A year ago this week­end, I had the hon­or of offi­ci­at­ing at the wed­ding of dear friends. They’d planned a grand cel­e­bra­tion — organ and trum­pet, dra­mat­ic read­ings, fantab­u­lous atten­dants, fam­i­ly and friends, and not one but two flower girls. In my expe­ri­ence, flower girls and ring bear­ers increase the “chance ele­ment” in a wed­ding cer­e­mo­ny.… more

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Kuplink, Kaplank, Kuplunk!

We missed straw­ber­ry pick­ing, and there­fore jam mak­ing, this year. We were in the moun­tains, a dandy excuse to be sure, but now we’re in a bit of a pick­le (no can­ning pun intend­ed). We have a strong home­made jam habit at our house, and last year’s boun­ty is dwin­dling. We’re try­ing to fig­ure out how to get jam of some vari­ety in the freez­er in the next few weeks.… more

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We Need Longer Picture Books, Too!

I’ve just read yet anoth­er arti­cle about the new length of pic­ture books. Some say pub­lish­ers won’t even con­sid­er pub­lish­ing a pic­ture book over five hun­dred words any­more. Oth­ers say they should be under three hun­dred words. Why? Inevitably, the short­er atten­tion spans of chil­dren are cit­ed some­where in the rea­son­ing. Rub­bish, I say! As a fre­quent sto­ry­time read­er in var­i­ous venues, I can tell you that chil­dren will sit (even the ones you think won’t) for quite a long time for a good sto­ry well read.… more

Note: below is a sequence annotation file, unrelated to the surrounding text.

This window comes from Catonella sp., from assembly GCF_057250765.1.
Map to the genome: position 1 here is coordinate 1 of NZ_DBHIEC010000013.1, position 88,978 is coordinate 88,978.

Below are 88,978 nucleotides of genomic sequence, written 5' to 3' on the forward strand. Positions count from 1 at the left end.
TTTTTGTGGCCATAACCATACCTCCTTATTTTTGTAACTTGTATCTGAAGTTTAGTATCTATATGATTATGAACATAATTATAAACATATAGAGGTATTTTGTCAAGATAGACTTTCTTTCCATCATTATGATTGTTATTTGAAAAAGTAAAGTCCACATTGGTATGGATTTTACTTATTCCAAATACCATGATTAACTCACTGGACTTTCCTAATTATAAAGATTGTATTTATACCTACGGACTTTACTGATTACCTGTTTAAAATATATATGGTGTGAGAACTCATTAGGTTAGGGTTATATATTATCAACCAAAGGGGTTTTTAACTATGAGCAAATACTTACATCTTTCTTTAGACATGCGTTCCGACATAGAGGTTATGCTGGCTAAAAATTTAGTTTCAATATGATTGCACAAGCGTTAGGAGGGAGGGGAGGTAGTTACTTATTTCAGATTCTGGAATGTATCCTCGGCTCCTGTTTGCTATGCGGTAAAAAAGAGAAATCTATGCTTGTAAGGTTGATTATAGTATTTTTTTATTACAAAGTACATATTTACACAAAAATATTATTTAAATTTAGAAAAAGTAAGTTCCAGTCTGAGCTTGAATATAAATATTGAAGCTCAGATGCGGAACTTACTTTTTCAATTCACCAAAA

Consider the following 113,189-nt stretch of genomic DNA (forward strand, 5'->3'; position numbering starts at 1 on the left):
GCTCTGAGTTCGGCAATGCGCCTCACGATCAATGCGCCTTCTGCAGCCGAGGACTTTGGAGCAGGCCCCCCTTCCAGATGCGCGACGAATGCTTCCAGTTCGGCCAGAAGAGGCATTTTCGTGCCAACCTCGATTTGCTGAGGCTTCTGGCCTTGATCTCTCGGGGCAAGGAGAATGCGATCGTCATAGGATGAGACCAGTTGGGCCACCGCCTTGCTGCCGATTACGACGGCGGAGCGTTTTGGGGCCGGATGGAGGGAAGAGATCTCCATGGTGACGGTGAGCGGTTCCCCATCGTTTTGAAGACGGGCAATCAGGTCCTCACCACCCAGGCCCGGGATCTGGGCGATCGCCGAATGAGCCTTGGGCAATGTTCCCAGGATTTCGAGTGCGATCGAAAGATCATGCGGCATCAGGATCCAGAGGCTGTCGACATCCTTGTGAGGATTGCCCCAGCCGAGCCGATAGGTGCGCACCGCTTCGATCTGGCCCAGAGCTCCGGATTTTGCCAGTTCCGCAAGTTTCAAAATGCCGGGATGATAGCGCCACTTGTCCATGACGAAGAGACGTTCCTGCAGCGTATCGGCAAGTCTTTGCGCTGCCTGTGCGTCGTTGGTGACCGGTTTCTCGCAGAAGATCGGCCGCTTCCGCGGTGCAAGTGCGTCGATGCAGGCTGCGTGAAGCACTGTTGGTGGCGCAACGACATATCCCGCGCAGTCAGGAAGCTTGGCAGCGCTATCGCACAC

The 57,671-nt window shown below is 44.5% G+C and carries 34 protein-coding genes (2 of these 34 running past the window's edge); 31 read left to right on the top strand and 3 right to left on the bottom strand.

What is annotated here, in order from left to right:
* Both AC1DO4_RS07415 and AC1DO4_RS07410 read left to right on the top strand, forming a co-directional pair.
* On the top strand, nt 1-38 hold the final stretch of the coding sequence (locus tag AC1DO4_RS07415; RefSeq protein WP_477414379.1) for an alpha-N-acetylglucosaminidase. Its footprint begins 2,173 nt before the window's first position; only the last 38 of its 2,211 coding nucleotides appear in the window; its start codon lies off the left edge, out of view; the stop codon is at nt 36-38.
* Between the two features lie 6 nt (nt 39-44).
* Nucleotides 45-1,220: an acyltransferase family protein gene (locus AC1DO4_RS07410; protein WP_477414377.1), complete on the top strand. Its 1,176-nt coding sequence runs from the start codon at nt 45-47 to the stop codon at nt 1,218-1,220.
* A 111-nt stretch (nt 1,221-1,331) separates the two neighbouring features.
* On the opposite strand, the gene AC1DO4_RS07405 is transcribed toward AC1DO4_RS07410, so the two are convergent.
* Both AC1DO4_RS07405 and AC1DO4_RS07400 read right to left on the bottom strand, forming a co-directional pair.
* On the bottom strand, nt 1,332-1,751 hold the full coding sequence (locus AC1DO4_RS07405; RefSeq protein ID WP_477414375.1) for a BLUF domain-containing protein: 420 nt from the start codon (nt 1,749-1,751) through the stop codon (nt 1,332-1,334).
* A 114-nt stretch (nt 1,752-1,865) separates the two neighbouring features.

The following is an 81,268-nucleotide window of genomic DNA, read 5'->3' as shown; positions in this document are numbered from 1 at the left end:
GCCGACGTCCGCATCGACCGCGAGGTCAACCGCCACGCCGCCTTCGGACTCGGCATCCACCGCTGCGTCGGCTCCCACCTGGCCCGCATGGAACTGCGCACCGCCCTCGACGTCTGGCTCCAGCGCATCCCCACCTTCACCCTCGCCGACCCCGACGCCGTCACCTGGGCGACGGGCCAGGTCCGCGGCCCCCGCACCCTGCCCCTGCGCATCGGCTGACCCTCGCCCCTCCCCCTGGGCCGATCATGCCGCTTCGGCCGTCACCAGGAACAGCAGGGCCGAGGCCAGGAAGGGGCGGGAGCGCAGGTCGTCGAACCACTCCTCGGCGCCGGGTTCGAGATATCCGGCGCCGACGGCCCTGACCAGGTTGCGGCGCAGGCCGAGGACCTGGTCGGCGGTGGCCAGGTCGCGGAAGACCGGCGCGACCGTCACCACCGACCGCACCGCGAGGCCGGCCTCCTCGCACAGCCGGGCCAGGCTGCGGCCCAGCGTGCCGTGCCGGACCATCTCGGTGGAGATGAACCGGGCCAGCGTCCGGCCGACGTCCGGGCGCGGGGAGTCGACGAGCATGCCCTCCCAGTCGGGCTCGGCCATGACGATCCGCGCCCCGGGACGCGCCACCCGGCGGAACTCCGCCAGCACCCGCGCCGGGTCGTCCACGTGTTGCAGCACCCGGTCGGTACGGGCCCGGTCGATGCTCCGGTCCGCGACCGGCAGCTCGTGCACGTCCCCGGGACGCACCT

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Harry Potter

Har­ry Pot­ter and the Sorcerer’s Stone, the first book in the Har­ry Pot­ter series, came out a few months after Child #1 was born. In my sleep-deprived stu­por, I didn’t notice for awhile; but it quick­ly became dif­fi­cult to be a cit­i­zen of the world and not know about Har­ry Pot­ter. Suf­fice to say, the first four books were in the house by the time that baby boy went to school, which is when and where he found out about Har­ry and friends.… more

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This Vacation’s Audiobooks

Many have asked what our fam­i­ly lis­tened to on vaca­tion this year. We have recent­ly returned and I can now report back. We had a lot of hours in the car — Min­neso­ta through the Black Hills and into the Tetons and up through Mon­tana etc. And back, of course. Good to have three dri­vers. Good to have three stel­lar audio books.… more

Keystones of the Stone Arch Bridge

Keystones of the Stone Arch Bridge